As the senior field commander of Filipino and US forces under General Douglas MacArthur, Wainwright was responsible for resisting the Japanese invasion of the Philippines, which began in December 1941. On December 8, 1941, he commanded the North Luzon Force, comprising three reserve Filipino divisions and the 26th Cavalry Regiment (Philippine Scouts).[8] Retreating from the Japanese beachhead of Lingayen Gulf, Allied forces had withdrawn onto the Bataan Peninsula and Corregidor by January 1942, where they defended the entrance to Manila Bay.[9]

Following the evacuation of MacArthur to Australia in March to serve as Allied Supreme Commander, South West Pacific Area, Wainwright inherited the unenviable position of Allied commander in the Philippines.[5][10] Also that March, Wainwright was promoted to lieutenant general (temporary). On April 9, the 70,000 troops on Bataan surrendered under the command of Major General Edward P. King. On May 5, the Japanese attacked Corregidor. Due to lack of supplies (mainly food and ammunition)[11] and in the interest of minimizing casualties, Wainwright notified Japanese General Masaharu Homma he was surrendering on May 6.[10]

Wainwright at the same time sent a coded message to Major General William F. Sharp, in charge of forces on Mindanao naming him as commander of all forces in the Philippines, excepting those on Corregidor and three other islands in Manila Bay. Sharp was now to report to General MacArthur, now stationed in Australia. This was to cause as few troops as possible to be surrendered. Homma refused to allow the surrender of any less than all the troops in the Philippines and considered the troops on and around Corregidor to be hostages to ensure other forces in the Philippines would lay down their arms. Wainwright then agreed to surrender Sharp's men.[12]

General Sharp was placed in a difficult position. He knew if he ignored Wainwright's wish for him to surrender that the hostage troops and civilians at Corregidor could be massacred.[10] Though his troops were badly mauled, they could still put up a fight. It had been expected they would fight on as a guerrilla force. In the end, on May 10 Sharp decided to surrender. Sharp's surrender proved problematic for the Japanese. For although Sharp and many of his men surrendered and suffered as prisoners of war until liberated in 1945, a large number of Sharp's men — the vast majority of them Filipino — refused to surrender. Some soldiers considered Wainwright's surrender to have been made under duress, and ultimately decided to join the guerrilla movement led by Colonel Wendell Fertig.[13]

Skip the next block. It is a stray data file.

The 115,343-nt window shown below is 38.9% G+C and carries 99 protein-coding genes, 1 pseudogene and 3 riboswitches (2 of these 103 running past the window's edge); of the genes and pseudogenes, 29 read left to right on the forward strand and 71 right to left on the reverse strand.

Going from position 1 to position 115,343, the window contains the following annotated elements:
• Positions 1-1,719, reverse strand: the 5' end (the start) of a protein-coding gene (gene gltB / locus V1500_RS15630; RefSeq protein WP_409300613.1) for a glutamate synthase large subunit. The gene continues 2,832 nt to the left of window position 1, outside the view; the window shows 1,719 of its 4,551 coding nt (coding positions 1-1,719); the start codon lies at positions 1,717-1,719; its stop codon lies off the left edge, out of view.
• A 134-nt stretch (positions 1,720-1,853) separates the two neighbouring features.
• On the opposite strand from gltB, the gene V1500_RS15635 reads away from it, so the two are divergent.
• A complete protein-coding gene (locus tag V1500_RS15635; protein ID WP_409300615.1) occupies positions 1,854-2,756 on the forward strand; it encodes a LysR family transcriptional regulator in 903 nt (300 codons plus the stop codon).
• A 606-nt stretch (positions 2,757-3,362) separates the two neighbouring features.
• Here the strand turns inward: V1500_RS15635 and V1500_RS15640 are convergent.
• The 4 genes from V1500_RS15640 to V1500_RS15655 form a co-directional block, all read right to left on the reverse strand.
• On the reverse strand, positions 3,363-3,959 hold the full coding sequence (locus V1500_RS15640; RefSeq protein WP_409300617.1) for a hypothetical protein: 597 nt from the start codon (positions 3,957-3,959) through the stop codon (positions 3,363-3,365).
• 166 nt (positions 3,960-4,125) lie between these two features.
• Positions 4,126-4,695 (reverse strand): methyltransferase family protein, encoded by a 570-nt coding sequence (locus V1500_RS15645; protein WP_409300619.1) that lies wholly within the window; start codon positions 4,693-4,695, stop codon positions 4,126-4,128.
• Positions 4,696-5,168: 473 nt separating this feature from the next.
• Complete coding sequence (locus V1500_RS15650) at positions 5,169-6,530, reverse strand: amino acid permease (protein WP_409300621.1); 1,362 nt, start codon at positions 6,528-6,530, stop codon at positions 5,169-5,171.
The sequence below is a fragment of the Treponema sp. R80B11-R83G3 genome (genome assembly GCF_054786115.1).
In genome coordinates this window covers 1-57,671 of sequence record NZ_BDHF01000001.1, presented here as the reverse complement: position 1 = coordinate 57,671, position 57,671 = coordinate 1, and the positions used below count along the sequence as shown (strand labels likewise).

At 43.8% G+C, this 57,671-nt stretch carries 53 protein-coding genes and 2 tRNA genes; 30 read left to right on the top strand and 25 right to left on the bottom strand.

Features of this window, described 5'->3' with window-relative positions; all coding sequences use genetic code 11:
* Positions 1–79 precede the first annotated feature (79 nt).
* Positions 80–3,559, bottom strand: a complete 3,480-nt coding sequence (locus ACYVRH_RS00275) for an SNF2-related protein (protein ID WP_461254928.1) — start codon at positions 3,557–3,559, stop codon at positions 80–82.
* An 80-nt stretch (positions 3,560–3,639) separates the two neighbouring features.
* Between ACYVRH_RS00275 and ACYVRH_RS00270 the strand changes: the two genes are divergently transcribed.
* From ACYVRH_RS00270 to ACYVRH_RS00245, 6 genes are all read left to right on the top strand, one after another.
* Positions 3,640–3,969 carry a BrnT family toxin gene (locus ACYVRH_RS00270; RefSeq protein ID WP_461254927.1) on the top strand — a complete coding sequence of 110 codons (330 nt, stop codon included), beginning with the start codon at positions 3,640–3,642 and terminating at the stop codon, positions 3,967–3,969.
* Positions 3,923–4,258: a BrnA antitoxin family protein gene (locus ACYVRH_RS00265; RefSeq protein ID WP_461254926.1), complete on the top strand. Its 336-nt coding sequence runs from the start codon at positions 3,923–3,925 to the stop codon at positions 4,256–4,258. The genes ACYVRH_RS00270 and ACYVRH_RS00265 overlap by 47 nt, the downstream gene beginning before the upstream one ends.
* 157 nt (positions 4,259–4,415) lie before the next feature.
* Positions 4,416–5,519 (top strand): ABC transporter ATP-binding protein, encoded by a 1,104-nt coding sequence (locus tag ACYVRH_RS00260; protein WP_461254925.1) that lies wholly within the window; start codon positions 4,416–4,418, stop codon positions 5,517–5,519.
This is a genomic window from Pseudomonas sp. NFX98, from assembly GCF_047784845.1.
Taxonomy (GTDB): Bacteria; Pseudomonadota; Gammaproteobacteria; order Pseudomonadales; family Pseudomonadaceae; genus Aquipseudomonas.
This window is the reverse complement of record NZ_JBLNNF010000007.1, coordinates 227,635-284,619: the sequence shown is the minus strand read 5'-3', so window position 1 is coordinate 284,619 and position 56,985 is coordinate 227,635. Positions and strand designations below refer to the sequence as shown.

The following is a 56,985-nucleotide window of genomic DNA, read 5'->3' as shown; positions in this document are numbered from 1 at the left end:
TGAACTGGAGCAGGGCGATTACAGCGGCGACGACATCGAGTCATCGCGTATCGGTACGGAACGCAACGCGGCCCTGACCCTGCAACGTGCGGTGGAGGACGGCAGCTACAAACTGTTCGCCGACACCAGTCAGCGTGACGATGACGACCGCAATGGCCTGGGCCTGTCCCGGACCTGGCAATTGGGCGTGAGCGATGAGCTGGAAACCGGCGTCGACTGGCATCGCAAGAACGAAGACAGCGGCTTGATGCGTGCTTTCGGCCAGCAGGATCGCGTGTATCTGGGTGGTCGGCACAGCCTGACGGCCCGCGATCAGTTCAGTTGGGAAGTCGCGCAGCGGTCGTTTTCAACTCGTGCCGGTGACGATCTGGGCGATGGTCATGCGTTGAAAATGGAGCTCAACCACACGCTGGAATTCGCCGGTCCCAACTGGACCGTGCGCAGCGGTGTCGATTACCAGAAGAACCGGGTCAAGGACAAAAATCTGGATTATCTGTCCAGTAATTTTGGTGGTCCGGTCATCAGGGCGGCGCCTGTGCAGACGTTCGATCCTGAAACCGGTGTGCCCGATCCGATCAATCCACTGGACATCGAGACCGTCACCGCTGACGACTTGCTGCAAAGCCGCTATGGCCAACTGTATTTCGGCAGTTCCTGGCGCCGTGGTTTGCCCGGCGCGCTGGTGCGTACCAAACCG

By June 9, Allied forces had completely surrendered. Wainwright was then held in prison camps in northern Luzon, Formosa, and Liaoyuan (then called Xi'an and a county within Manchukuo) until he was rescued by the Red Army in August 1945.[citation needed]

MacArthur (left) greets Wainwright (August 1945)
Wainwright (far side of table, second from left) receiving the surrender of Japanese forces in the Philippines at Baguio, Luzon, (September 3, 1945)

Wainwright was the highest-ranking American POW, and, despite his rank, his treatment at the hands of the Japanese was no less unpleasant than that of most of his men. When he met General MacArthur in August 1945 shortly after his liberation, he had become thin and malnourished from three years of mistreatment during captivity. He witnessed the Japanese surrender aboard the USS Missouri on September 2 and was given one of five pens (along with British Lieutenant General Arthur Percival) that MacArthur used to sign the document.[14] Together with Percival, he returned to the Philippines to receive the surrender of the local Japanese commander, Lieutenant-General Tomoyuki Yamashita.[citation needed]

Dubbed by his men a "fighting" general who was willing to get down in the foxholes, Wainwright won the respect of all who were imprisoned with him. He agonized over his decision to surrender Corregidor throughout his captivity, feeling that he had let his country down. Upon release, the first question he asked was how people back in the U.S. thought of him, and he was amazed when told he was considered a hero. He later received the Medal of Honor, an honor which had first been proposed early in his captivity, in 1942, but was rejected due to the vehement opposition of General MacArthur, who felt that Corregidor should not have been surrendered. MacArthur did not oppose the renewed proposal in 1945.[15][16]

Post-war years and retirement[edit]

On September 5, 1945, shortly after the Japanese surrender, Wainwright was promoted to four-star general. On September 13, a ticker-tape parade in New York City was held in his honor.[17] On September 28, 1945, he was named commander of the Second Service Command and the Eastern Defense Command at Fort Jay, Governors Island, New York.[18]